Ever heard of John Brooks? Soccer can produce the unlikeliest of “national heroes,” even in the United States. The thrilling victory of the United States Men’s National Team (or “USMNT” as it is indeed often referred to because it lacks a proper nickname) against Ghana on Monday was the most-watched men’s soccer match ever on the ESPN and Univision networks. Millions of Americans followed the match at home, in bars, at outdoor viewing parties, and on location in Brazil. President Obama cheered the team on Vine and many celebrities expressed their support on Twitter (which apparently has become the chief medium of the “global public sphere”). The day after the match, more than half of all U.S. newspapers had a picture of the game on their front page. In short, today it seems like soccer actually matters in the U.S.
On the other hand, a recent poll found that 60 percent of Americans are not interested in soccer. Somewhat surprisingly, that number isn’t actually all that much higher than the ones of soccer powerhouses such as France and England, but it is very high nonetheless. The current American soccer craze is thus rather typical in that the World Cup – because of both increased media coverage and the “national parties” it produces – is making people interested in the spectacle of an international competition rather than in the sport itself. Having said that, soccer is slowly becoming more entrenched in the U.S. sports landscape, even though it still seems light years away from challenging the four established “American” team sports (“football,” baseball, basketball, and (ice) hockey).
While it is certainly fair to speak of a certain normalization regarding soccer as a major sport in the U.S. – especially from a historical perspective – the issue also continually opens up fascinating perspectives for debating and understanding U.S. national identity. Here, I am not so much referring to the “seas of red, white, and blue” and the reflexive patriotism (“U.S.A.! U.S.A.! U.S.A.!”) produced by the World Cup, as these kinds of celebrations are not significantly different from those in other countries. Instead, my focus will be on the specificities of the “identity talk” [PDF] engendered through the tournament in the U.S. public sphere.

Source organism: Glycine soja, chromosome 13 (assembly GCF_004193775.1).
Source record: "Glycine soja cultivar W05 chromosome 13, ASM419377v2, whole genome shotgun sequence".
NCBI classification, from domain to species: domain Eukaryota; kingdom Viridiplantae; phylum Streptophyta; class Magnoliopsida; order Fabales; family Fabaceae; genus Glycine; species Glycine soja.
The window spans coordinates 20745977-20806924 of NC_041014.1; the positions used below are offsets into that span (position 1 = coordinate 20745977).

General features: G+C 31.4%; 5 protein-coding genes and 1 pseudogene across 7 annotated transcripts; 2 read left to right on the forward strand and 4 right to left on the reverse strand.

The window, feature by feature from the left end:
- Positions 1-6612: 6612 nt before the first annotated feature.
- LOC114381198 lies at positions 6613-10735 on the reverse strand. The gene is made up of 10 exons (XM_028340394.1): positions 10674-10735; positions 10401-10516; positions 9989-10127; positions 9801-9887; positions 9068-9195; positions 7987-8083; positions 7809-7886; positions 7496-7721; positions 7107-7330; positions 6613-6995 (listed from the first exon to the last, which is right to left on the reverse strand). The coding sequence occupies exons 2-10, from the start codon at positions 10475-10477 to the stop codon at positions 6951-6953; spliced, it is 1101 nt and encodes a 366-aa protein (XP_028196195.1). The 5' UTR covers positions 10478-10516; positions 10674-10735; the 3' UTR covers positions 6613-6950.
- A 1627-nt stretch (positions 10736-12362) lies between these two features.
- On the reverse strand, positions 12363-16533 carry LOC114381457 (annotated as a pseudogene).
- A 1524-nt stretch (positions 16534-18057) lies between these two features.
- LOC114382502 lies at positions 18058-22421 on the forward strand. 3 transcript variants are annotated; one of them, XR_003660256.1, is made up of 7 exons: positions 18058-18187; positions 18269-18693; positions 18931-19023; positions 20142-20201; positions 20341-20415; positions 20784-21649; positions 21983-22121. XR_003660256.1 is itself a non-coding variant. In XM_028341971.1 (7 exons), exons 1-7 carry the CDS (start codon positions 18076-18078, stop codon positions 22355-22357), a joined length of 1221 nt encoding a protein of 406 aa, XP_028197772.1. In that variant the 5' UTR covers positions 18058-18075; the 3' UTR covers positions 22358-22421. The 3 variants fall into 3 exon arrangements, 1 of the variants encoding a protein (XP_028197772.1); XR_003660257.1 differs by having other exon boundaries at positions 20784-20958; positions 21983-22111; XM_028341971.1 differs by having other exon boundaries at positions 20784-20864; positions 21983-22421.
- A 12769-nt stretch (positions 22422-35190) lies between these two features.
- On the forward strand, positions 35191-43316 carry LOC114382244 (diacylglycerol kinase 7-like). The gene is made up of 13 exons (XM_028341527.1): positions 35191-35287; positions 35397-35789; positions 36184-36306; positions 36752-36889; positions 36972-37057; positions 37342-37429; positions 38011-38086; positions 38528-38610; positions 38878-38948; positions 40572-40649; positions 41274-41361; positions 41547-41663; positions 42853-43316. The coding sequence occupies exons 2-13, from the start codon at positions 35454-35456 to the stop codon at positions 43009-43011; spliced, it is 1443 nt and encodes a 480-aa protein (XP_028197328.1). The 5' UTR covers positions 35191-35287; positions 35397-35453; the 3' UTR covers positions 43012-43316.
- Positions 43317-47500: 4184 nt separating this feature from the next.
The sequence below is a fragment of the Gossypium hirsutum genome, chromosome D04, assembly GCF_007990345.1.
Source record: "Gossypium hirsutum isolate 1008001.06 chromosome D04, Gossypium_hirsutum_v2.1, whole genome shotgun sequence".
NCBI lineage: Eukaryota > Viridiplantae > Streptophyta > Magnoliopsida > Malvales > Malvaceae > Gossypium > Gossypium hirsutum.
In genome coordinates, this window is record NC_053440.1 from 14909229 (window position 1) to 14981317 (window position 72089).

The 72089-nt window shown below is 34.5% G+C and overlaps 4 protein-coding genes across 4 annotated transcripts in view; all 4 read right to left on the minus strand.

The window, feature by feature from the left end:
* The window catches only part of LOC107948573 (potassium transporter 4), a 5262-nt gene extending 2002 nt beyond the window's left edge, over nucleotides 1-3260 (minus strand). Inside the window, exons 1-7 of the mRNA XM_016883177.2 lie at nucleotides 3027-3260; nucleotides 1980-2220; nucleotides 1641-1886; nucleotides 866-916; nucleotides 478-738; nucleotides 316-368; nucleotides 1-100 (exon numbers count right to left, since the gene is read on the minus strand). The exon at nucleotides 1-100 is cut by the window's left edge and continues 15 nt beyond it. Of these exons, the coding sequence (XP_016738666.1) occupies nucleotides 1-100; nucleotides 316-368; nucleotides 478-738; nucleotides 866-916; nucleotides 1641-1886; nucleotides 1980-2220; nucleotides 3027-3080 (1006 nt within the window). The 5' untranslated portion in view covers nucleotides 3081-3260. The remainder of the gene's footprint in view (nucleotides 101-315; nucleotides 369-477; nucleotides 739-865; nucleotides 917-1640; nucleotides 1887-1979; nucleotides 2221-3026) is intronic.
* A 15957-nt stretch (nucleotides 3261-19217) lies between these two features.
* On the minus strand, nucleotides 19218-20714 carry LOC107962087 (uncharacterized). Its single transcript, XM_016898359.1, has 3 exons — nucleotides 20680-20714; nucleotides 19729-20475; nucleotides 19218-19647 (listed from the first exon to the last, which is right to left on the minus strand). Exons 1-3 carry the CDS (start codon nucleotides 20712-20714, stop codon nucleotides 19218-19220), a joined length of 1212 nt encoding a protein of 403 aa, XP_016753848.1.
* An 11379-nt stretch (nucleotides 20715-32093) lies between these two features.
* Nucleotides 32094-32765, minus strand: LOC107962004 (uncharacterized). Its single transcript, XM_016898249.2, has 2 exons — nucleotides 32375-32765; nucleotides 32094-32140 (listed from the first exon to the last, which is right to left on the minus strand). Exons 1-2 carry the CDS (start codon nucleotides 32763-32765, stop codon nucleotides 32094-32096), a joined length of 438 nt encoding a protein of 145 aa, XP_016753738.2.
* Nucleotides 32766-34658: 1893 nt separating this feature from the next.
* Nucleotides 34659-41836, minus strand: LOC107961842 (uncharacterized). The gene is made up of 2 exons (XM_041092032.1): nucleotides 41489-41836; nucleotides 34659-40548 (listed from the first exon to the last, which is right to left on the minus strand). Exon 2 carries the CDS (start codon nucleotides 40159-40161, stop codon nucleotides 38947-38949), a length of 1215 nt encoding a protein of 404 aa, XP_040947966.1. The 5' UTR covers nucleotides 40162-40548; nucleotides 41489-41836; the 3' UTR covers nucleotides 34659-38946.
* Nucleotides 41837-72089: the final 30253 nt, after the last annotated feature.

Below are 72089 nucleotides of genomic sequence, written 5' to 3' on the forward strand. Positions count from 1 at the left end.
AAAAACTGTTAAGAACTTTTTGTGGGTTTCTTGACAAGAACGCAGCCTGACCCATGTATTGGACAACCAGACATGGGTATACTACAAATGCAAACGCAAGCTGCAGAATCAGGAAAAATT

First, it is fascinating to see how the USMNT is being marketed as a national institution. The official slogan of U.S. Soccer’s social media campaign reads “one nation, one team.” During the team’s recent match with Azerbaijan one could also see a Spanish translation of the slogan: “una nación, un equipo.” Clearly, U.S. Soccer is trying hard to fully tap the vast resource of Hispanic soccer fans, but herein lays a potential minefield of dual allegiances – one that can perhaps only be bridged by the powers of consumerism (and French fries).
As mentioned in my first post, there exists a phenomenon I like to call the “style of play–national identity–nexus.” Team USA coach and German soccer legend Jürgen Klinsmann has been talking about the need for the U.S. to “discover a national identity” and create a corresponding style of play ever since he took the job in 2011. While the idea of fast, proactive, and attacking soccer is certainly appreciated by many American fans, Klinsmann’s more recent comments that the U.S. could not realistically be expected to win the World Cup and that U.S. sports culture was too protective of aging superstars were seen a s decidedly un-American by some observers. In a jingoistic outburst, influential journalist Michael Wilbon even told Klinsmann to “get out of America.”
Such episodes can tell us a lot about soccer’s ongoing struggles for acceptance in the United States. In this regard, one can also learn a lot from little thoughtless pieces on the internet that make up for their lack of insight by providing handy lists of lazy stereotypes. Americans allegedly don’t watch soccer because: